Everything You Need to Know About Temporary Protected Status

What is TPS?

Temporary Protected Status (TPS) is a temporary immigration benefit given to nationals of a particular country due to conditions in the country that temporarily prevent the country’s nationals from returning there safely, or where the country is not able to adequately handle the return of its nationals.

How does a country get TPS?

The Secretary of the Department of Homeland Security makes the decision to designate a country for TPS. The Secretary may designate a country for TPS due to temporary conditions in the country, such as a civil war, epidemics or natural disasters, or other temporary extraordinary conditions.

What are the benefits of having TPS?

While you have TPS, you cannot be deported from the U.S., you can get a work card, and you may be granted travel authorization to leave the U.S. if needed. Also, while you have TPS, the Department of Homeland Security (DHS) cannot detain you based on your immigration status.

Can you get a green card by having TPS?

TPS does not lead to lawful permanent residency (i.e. getting a green card), but if you qualify for a green card through a job or a family member, you might be able to apply to change your status. Each case is different so you should speak to an immigration lawyer to determine your options and eligibility.

How do you apply for TPS?

You apply for TPS by filling out Form 821: Application for Temporary Protected Status and submitting the applicable fees. Fee waivers are available if you cannot afford to pay the fees, however, if you apply for a fee waiver and it is denied, your TPS application will also be denied for lack of a fee. This can impact your ability to apply on time, so if you need to apply for a fee waiver, do so as early as possible.

What will happen if a country’s TPS status is terminated? Will those beneficiaries be immediately deported?

If a country’s TPS designation is terminated, those beneficiaries are usually given a transition period to either obtain another immigration status and/or to make arrangements to return to their home country. It is unlikely that Immigration and Customs Enforcement (ICE) will immediately begin deporting those beneficiaries because many of them may have a defense to deportation, which they would need to argue in immigration court. The immigration court system is already very swamped, so trying to deport all of these immigrants will make the court system even more so. However, if a beneficiary has a criminal history, s/he may be targeted for deportation and should speak with an immigration lawyer to understand his/her options.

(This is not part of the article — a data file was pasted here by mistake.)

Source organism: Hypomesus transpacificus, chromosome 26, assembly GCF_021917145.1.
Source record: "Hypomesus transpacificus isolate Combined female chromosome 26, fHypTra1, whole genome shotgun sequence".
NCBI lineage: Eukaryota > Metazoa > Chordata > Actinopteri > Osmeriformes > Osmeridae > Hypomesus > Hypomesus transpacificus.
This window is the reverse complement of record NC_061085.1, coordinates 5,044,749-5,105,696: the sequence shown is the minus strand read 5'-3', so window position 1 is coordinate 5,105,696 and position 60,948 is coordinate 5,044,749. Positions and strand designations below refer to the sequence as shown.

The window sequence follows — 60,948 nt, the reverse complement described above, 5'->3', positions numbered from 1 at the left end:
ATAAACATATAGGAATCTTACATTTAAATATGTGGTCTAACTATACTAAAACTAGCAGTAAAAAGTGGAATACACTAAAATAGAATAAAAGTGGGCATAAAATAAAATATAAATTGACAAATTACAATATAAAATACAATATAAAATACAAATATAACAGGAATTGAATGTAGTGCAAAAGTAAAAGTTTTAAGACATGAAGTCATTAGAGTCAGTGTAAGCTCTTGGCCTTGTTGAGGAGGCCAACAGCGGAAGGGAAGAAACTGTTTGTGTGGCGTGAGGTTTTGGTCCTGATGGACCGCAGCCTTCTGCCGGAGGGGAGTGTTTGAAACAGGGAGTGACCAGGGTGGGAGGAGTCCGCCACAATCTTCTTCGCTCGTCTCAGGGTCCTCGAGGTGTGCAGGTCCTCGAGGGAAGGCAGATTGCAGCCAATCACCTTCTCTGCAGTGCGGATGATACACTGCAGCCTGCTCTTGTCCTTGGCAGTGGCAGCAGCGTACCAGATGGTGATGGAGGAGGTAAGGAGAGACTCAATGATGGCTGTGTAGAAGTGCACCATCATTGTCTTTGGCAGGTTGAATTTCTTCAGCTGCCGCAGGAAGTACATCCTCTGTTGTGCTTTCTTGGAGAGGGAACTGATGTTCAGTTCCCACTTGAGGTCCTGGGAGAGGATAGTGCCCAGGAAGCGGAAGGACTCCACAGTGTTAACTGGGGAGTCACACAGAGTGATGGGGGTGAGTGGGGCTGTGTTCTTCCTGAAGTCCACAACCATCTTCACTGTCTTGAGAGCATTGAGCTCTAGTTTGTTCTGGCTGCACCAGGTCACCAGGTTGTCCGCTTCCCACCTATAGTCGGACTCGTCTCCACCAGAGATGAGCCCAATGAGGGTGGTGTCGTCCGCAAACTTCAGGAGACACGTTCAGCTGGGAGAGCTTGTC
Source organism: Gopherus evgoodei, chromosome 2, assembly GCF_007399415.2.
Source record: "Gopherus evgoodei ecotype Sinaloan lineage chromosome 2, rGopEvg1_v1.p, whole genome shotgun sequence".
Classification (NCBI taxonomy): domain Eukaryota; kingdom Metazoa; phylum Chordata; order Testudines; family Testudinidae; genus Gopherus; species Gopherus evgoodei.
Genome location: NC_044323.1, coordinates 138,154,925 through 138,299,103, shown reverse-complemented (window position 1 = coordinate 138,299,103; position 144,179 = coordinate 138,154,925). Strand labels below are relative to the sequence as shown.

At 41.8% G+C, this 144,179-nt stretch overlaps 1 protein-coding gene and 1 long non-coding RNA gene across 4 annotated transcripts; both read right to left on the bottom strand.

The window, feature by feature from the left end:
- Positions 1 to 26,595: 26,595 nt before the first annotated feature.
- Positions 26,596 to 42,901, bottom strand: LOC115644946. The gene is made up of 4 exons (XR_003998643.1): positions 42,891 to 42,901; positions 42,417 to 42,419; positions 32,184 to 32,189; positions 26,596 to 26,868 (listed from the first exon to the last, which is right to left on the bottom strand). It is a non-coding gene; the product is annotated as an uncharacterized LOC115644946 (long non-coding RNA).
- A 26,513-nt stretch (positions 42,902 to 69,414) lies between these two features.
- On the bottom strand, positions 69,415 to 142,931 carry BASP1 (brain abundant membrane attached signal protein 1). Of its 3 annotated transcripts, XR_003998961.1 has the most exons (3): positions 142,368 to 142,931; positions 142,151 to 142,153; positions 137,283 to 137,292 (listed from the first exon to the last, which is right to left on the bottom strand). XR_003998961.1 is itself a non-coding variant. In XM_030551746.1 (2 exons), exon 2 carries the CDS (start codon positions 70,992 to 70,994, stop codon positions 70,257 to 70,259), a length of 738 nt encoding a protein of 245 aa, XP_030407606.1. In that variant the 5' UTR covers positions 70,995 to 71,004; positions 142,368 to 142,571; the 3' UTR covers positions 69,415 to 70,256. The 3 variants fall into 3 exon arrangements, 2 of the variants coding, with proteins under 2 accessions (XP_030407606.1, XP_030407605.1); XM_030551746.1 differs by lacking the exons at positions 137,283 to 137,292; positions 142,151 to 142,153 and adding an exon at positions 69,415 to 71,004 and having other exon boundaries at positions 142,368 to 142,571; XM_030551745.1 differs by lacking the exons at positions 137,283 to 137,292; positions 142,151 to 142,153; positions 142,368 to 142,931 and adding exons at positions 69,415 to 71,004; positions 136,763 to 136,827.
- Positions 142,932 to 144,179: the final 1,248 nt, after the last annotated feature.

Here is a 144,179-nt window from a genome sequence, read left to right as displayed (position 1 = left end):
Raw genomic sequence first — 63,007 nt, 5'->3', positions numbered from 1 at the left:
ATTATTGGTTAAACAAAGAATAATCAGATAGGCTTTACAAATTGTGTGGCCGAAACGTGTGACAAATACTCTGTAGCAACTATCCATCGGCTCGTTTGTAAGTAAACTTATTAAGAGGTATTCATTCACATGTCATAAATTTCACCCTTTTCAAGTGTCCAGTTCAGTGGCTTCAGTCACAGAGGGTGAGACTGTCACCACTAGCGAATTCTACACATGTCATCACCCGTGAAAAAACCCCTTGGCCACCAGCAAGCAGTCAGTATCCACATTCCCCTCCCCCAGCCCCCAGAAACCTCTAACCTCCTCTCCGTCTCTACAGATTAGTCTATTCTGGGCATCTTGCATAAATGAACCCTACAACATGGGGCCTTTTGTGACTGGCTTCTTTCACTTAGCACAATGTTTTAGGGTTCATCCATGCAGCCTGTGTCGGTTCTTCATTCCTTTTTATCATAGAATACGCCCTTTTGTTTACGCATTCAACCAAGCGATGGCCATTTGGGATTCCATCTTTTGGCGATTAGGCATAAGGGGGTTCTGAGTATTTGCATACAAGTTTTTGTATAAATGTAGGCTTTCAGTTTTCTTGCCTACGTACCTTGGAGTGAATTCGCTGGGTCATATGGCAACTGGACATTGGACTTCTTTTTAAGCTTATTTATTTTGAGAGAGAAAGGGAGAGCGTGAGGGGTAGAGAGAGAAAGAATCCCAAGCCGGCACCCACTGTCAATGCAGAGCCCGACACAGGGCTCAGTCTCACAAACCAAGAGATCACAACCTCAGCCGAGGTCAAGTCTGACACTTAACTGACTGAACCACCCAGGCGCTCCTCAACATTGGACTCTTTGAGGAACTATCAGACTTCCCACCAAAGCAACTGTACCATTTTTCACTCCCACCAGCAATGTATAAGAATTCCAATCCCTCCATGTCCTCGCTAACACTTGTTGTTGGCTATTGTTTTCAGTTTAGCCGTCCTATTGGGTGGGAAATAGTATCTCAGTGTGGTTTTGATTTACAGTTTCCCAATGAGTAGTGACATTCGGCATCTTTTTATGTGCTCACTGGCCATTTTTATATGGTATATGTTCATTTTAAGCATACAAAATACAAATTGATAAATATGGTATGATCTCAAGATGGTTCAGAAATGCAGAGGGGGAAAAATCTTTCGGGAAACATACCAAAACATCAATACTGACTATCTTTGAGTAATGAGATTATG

What countries have TPS?

The chart below shows which countries currently have TPS, when their designation expires, and when a decision will be made on whether to extend or terminate the designation (updated as of May 16, 2019).

COUNTRY               EXPIRATION DATE                    

El Salvador                   01/02/2020                                      

Haiti                              01/02/2020                                       

Honduras                      01/05/2020                                       

Nepal                            N/A                                      

Nicaragua                     01/02/2020                                      

Somalia                         03/17/2020                            

Sudan                            01/02/2020                                        

South Sudan                 11/02/2020                                

Syria                              09/30/2019                               

Yemen                           09/03/2020        

What options do TPS beneficiaries have if TPS is not renewed?

Options for TPS beneficiaries are on a case by case basis and should be discussed with an immigration attorney. However, one common benefit is to get a green card through a family member in the U.S. You may be able to get a green card if you are the immediate relative of a U.S. citizen, a family member of a U.S. citizen based on a preference category, or a family member of someone with a green card. There are other options available to get a green card through a family member, but these should be discussed with an immigration attorney.

TPS beneficiaries might also qualify for a U Visa, which, if granted, could lead to obtaining lawful permanent resident status. This visa is given to victims of certain crimes who cooperate with law enforcement or government agencies to prosecute or investigate the crime.

Last, but not least, TPS beneficiaries who find themselves in removal proceedings (aka Immigration Court for deportation from the United States) may have defenses to deportation, such as Cancellation of Removal, Withholding of Removal, or applying for Asylum if certain conditions exist. It is unlikely that Immigration and Customs Enforcement (ICE) will immediately begin to deport these beneficiaries because a case would need to be commenced in Immigration Court; and there are currently over 600,000 pending immigration cases. However, if a beneficiary has a criminal history, s/he may be targeted for deportation and should speak to an immigration attorney to understand his/her situation.

How do you get a green card if you have TPS?

There are a variety of ways to obtain a green card, but most TPS beneficiaries will likely attempt to get one through a family member. This post explains the process.

Click here for the October 31, 2018 Federal Register Notice on TPS extensions for Sudan, Nicaragua, El Salvador, and Haiti.

You do not need to obtain a new work card in order to take advantage of the automatic extension, but if you would like a new work card, you’ll need to apply for one and pay the $495 fee (or request a fee waiver).

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